Your statement that the DE genes are "totally different" is more concerning. If the top set of significant genes is genuinely DE between groups, changes to the variance estimate between designs should not have a major effect on their presence in the DE set. Some more detail is required here, regarding what you did and what the results were, to figure out what's going on.

ADD COMMENTlink modified 3.2 years ago • written 3.2 years ago by Aaron Lun23k
Answer: Limma design and contrast matrix
0
gravatar for donny.dw
3.2 years ago by
donny.dw0
donny.dw0 wrote:

Thanks so much for your reply. I do change the "colnames" and use topTable to show the results. Below is the code when I ran 3 groups analysis. 

And I misused the words "totally different". Actually, there are overlap genes. The different is the DE genes number when I use different design matrix.

-----------------------------------------------------------------------
library(limma)

design <- model.matrix(~ -1+factor(c(1,1,1,2,2,2,3,3,3))) 

colnames(design) <- c("Control", "SpecialDiet","SpecialDietDrug1") 

fit <- lmFit(geneCore, design)

contrast.matrix <- makeContrasts(SpecialDiet-Control, SpecialDietDrug1-SpecialDiet, SpecialDietDrug1-Control, levels=design) 

fit2 <- contrasts.fit(fit, contrast.matrix) 

fit2 <- eBayes(fit2)

topTable(fit2, coef=1, adjust="fdr", sort.by="B", number=10) 

results <- decideTests(fit2, p.value=0.05); vennDiagram(results) 
-----------------------------------------------------------------------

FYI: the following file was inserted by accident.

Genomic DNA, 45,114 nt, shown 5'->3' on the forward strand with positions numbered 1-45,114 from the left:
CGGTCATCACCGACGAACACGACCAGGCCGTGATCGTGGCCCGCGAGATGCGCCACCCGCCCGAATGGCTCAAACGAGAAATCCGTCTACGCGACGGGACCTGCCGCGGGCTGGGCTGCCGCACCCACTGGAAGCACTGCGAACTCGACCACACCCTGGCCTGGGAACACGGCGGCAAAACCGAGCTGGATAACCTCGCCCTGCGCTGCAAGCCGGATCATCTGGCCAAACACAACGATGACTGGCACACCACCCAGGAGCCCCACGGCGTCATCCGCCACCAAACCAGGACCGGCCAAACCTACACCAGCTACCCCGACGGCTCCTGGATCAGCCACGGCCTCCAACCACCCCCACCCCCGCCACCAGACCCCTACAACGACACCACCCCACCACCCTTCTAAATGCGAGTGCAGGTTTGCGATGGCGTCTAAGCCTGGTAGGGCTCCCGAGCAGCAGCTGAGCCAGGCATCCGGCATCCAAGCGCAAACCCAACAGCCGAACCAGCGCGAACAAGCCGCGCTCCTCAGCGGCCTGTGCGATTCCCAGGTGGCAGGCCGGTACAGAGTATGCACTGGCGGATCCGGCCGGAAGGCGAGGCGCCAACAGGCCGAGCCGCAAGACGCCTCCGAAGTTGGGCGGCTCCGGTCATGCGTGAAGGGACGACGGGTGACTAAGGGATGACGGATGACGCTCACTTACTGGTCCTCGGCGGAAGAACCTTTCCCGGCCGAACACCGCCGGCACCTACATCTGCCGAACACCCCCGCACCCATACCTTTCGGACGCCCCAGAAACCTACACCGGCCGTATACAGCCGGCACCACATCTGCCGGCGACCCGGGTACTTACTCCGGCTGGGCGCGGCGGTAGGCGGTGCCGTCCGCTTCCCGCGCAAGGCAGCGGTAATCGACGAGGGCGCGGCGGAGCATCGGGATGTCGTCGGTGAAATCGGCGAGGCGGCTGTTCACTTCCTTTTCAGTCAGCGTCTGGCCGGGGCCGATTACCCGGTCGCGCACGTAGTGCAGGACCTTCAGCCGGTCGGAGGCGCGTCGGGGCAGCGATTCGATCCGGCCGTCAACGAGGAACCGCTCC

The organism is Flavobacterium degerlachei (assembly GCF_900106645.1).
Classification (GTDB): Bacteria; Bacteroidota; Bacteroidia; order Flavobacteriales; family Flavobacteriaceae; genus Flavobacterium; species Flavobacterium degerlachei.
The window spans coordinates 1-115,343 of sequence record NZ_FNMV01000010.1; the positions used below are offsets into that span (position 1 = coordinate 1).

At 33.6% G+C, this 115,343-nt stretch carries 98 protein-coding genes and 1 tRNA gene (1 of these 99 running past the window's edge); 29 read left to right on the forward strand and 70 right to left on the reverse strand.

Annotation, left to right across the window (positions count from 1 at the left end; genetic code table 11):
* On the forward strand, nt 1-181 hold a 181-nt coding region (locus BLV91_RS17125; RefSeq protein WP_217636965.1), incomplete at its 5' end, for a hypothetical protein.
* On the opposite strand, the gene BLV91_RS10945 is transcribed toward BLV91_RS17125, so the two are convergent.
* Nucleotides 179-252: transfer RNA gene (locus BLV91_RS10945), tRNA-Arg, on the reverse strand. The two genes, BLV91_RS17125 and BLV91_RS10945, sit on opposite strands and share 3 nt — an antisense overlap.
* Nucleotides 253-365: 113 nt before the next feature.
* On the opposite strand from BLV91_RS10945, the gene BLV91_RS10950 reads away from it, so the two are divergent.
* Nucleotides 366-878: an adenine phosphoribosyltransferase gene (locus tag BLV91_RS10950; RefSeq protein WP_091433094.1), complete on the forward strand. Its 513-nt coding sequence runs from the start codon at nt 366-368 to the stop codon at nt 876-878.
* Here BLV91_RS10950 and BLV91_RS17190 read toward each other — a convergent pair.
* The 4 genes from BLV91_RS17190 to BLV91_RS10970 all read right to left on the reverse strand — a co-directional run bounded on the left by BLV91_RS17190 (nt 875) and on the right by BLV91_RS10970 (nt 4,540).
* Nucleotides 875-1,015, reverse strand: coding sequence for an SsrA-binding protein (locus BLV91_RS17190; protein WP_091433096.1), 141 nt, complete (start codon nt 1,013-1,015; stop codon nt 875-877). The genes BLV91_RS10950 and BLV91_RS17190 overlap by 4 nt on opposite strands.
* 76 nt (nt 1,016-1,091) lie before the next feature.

For my experiment, Drug1 and Drug2 are supposed to work on different pathwaies. So, they should cause different genes expression changes. Actually, they can be two experiments. In this case, do you think I should split the experiment to two groups? Like below,

 

1.  3 groups, Control,Special Diet,Special Diet+Drug1

design2 <- model.matrix(~ 0+factor(c(1,1,1,2,2,2,3,3,3)))

... ... ... ...

contrast.matrix <- makeContrasts(SpecialDiet-Control, SpecialDietDrug1-Control, levels=design) 

2.  3 groups, Control,Special Diet,Special Diet+Drug2 

design3 <- model.matrix(~ 0+factor(c(1,1,1,2,2,2,3,3,3)))

​... ... ... ...

contrast.matrix <- makeContrasts(SpecialDiet-Control, SpecialDietDrug2-Control, levels=design) 

ADD COMMENTlink written 3.2 years ago by donny.dw0

Please use the 'Add Comment' button to respond to a post. Anyway, if it's just a change in the number of DE genes, I wouldn't worry about it, the numbers involved are quite small. Also, you shouldn't split the data set into two groups - even though you could have done the two drug treatments in separate experiments, the fact is that you actually did them in a single experiment, so it makes sense to analyze all of the data as that from a single experiment. Remember, you get more accuracy when you have more samples to estimate the variance, so if you generated the samples at the same time, with the same cell type and on the same platform, you should be analyzing it all together to exploit this improved accuracy.

ADD REPLYlink modified 3.2 years ago • written 3.2 years ago by Aaron Lun23k

Understand! Thanks so much for you help.

ADD REPLYlink written 3.2 years ago by donny.dw0